Lost & Fined: Lost data is fuelling more ICO fines than ransomware
Since the pandemic our use of computers has changed radically. Hybrid working practices are here to stay. Employees are now working from the office, from home and everywhere in between. This freedom has brought many advantages, notably to people with caring responsibilities, but it is not without its downsides.
Cisco Talos is the threat intelligence and security research organisation of Cisco. As one of the largest threat intelligence organisations in the word, it is difficult for threat actors to escape our global visibility, but not every threat is necessarily malicious.
The spread of fast wireless internet access, the increase in the portability and battery life of devices have helped enable hybrid working practices and the change of employees’ use of technology. However, the data protections deployed by organisations have not necessarily kept pace. Data from the ICO reveals that organisations may be under-prioritising the risks associated with the physical security of devices.
The data reveals that 11% of all breaches reported in the last two years in the UK were due to “loss/ theft of device or data left in insecure location.” In comparison, 6% of the breaches were driven by ransomware attacks. In the past two years there has only been one ICO fine issued for a ransomware breach, whereas £26.1 million worth of ICO fines were issued due to physical theft or loss of data*.
Hybrid work inevitably risks the loss of devices in transit and the theft of devices from workplaces outside the home or office. We are all susceptible to the risk of leaving a laptop on the train or bus, no matter how conscientious or security conscious we may think we are. Human error is part of being human.
Information security needs to encompass the full lifecycle of data, including considering when (and where) data is in transit and at rest. As employees adopt hybrid working, people and devices will be moving between locations. Equally, people will choose to work from shared spaces that have not traditionally been considered as work locations, such as pubs or parks. Inevitably, some devices will be lost or stolen.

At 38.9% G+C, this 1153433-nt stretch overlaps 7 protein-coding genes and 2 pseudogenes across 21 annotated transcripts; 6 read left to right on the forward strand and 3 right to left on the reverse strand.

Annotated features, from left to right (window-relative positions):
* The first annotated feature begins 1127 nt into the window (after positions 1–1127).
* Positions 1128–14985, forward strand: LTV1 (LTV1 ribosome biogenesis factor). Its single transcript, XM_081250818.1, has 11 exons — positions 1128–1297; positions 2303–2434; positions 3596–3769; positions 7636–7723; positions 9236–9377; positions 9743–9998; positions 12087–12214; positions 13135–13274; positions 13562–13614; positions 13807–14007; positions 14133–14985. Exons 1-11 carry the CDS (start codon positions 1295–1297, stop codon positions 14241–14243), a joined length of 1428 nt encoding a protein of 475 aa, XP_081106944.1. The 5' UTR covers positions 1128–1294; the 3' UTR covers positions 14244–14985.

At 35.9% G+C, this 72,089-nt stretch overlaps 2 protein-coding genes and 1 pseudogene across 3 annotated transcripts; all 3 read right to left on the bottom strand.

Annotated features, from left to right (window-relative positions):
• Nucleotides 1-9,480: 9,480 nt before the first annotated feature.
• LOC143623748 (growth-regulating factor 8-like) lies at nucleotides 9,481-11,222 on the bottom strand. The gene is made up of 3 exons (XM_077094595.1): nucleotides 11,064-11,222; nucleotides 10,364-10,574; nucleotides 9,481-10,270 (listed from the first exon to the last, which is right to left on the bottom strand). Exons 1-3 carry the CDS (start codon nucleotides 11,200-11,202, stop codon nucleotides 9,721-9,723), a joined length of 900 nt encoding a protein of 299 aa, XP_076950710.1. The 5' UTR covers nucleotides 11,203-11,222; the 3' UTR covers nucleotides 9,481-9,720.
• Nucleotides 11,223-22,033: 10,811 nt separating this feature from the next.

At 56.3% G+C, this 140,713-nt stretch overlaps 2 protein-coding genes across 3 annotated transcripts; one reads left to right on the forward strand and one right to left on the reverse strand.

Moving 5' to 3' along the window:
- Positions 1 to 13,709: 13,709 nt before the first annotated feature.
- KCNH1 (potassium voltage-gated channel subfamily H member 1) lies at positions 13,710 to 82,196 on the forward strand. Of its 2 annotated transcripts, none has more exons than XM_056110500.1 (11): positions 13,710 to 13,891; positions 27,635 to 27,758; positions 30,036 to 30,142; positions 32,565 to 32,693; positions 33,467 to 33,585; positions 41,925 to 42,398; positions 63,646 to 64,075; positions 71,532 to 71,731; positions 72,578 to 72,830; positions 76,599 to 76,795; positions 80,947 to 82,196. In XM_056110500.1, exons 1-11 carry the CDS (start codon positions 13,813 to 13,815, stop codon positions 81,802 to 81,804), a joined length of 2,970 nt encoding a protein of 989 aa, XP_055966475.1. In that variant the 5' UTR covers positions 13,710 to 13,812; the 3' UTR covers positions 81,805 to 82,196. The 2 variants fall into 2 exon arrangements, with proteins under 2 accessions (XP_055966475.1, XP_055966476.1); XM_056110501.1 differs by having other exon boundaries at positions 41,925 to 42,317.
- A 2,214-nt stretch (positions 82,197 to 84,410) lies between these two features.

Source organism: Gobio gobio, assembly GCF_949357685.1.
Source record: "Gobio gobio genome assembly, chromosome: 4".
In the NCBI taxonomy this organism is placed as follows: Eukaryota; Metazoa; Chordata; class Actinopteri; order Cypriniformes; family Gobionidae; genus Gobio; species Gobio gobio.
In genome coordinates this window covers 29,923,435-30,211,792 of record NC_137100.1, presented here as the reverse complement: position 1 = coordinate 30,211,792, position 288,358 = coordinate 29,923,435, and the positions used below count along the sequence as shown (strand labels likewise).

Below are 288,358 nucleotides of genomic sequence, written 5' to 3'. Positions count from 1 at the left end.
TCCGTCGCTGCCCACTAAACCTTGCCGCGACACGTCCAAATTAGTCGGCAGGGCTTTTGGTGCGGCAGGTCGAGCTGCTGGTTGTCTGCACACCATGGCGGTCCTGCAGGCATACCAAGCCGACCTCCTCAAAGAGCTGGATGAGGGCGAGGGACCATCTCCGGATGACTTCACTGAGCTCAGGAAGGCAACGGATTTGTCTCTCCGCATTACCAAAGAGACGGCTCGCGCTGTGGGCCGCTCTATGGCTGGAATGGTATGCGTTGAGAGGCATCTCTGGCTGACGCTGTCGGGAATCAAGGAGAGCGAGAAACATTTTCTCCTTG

Fortunately, we can foresee these issues and deploy appropriate security protections. Laptops should be encrypted by default so that even if an attacker gains access to the device they cannot access any stored data held on the system. Additionally, keeping data in the cloud ensures that security teams can monitor and control who has access to what data and under what circumstances.
Zero-trust practices imply that users must identify themselves using multi-factor authentication. This means that even if an attacker steals an unlocked, unencrypted device they would still be unable to access confidential data because they would fail authentication checks. The visibility by security teams of access to data held in the cloud means that teams can prove that data has not been illegally accessed.
The way we are working is changing. In turn, the risks our organisations face are changing too. Considering the nature of these risks and deploying the appropriate controls and mitigations to manage these risks means that we are less likely to become part of data loss statistics. Attacks due to sophisticated, well resourced state-sponsored threat actors are always likely to lead the headlines, but we can’t ignore human nature, and the mundane inevitability that one of our users will eventually leave their laptop on the bus.
*This is based on publicly available ICO data sourced via Freedom of Information requests for the period Q4 2020 – Q4 2022 in the UK only.Tags: